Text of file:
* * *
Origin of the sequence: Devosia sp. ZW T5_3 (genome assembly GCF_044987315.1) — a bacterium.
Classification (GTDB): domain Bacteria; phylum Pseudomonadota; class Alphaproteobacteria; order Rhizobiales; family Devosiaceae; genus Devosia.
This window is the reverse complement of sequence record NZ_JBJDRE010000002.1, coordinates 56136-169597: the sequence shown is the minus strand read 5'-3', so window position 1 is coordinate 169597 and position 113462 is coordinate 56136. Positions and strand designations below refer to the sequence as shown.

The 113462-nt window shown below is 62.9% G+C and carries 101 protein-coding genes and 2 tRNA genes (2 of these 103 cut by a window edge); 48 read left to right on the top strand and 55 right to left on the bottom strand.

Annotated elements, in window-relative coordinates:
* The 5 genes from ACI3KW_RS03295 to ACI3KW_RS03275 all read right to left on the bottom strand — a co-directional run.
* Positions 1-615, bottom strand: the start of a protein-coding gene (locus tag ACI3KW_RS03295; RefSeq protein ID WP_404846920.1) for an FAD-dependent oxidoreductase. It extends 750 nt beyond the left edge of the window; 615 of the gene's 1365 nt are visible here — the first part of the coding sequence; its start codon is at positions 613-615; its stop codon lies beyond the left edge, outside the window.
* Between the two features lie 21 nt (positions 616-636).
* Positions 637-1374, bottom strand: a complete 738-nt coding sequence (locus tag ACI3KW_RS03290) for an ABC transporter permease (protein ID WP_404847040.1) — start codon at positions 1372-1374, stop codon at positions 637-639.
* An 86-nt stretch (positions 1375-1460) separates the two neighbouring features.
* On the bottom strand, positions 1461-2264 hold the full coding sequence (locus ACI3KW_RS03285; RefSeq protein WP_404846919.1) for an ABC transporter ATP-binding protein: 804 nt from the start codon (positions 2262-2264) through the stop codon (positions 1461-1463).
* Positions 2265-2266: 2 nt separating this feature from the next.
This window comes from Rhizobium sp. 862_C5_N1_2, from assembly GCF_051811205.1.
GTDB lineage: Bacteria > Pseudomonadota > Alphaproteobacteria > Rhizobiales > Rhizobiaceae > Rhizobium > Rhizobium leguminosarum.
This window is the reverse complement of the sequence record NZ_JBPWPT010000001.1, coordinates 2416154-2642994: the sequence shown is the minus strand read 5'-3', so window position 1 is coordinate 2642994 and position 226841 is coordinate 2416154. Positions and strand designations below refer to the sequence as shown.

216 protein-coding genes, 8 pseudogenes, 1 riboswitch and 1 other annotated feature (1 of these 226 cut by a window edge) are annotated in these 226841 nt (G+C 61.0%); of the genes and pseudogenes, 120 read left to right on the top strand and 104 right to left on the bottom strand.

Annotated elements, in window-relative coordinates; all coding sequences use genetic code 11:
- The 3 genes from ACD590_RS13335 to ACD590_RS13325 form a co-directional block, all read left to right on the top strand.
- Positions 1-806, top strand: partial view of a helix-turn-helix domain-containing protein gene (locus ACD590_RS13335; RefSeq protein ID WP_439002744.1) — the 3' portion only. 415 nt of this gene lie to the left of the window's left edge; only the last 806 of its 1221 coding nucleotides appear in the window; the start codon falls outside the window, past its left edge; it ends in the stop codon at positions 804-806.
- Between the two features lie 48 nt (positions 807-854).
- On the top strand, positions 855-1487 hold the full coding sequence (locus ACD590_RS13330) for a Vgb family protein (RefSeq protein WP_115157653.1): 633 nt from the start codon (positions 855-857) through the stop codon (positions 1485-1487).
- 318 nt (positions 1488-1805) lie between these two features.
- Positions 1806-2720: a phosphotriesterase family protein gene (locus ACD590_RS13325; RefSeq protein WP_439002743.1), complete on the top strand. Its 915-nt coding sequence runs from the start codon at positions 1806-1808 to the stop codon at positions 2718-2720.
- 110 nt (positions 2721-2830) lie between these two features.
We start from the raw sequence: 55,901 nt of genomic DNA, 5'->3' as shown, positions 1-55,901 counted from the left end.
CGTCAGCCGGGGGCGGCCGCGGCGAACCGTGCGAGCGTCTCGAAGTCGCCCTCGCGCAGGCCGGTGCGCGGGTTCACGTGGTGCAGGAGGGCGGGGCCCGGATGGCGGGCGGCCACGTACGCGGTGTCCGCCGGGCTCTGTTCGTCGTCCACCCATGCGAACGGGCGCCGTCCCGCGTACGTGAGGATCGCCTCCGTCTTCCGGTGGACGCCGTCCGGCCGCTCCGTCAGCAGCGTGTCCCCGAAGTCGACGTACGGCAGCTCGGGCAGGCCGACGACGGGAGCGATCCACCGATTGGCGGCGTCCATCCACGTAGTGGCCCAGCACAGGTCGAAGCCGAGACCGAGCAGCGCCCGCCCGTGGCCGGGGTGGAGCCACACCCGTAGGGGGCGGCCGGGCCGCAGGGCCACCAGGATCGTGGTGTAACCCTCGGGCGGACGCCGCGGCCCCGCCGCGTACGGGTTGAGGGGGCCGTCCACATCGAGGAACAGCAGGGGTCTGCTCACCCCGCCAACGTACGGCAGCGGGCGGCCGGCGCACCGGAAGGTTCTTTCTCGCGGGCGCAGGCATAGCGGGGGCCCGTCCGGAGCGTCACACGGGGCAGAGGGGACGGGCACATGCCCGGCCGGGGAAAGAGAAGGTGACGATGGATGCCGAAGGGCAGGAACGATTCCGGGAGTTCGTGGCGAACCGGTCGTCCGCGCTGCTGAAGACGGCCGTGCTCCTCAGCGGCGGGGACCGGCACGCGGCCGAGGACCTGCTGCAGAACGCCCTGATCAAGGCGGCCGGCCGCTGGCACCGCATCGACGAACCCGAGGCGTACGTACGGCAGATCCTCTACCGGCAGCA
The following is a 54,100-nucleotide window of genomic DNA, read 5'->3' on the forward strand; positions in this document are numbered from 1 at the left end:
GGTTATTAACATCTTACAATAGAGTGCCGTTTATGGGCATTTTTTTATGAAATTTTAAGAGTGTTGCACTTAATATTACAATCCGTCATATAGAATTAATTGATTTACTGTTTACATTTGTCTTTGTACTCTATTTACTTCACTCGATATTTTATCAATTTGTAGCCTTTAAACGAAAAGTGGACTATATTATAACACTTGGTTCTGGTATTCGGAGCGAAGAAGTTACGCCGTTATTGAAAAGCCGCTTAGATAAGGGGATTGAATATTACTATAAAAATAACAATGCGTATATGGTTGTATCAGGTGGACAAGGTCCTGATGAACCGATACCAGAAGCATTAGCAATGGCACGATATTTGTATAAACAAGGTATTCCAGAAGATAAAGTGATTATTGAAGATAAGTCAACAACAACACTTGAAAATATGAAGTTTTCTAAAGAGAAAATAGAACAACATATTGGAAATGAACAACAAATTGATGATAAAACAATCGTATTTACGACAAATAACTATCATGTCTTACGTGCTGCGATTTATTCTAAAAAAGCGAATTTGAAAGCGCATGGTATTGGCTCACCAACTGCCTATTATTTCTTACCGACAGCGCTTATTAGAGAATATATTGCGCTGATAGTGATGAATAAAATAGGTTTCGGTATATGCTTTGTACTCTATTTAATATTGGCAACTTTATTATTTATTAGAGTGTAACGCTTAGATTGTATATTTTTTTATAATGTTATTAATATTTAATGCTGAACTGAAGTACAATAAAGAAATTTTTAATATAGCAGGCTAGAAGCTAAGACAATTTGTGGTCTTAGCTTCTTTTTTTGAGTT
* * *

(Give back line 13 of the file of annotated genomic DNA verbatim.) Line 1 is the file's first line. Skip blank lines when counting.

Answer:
This window comes from Rhizobium sp. 862_C5_N1_2, from assembly GCF_051811205.1.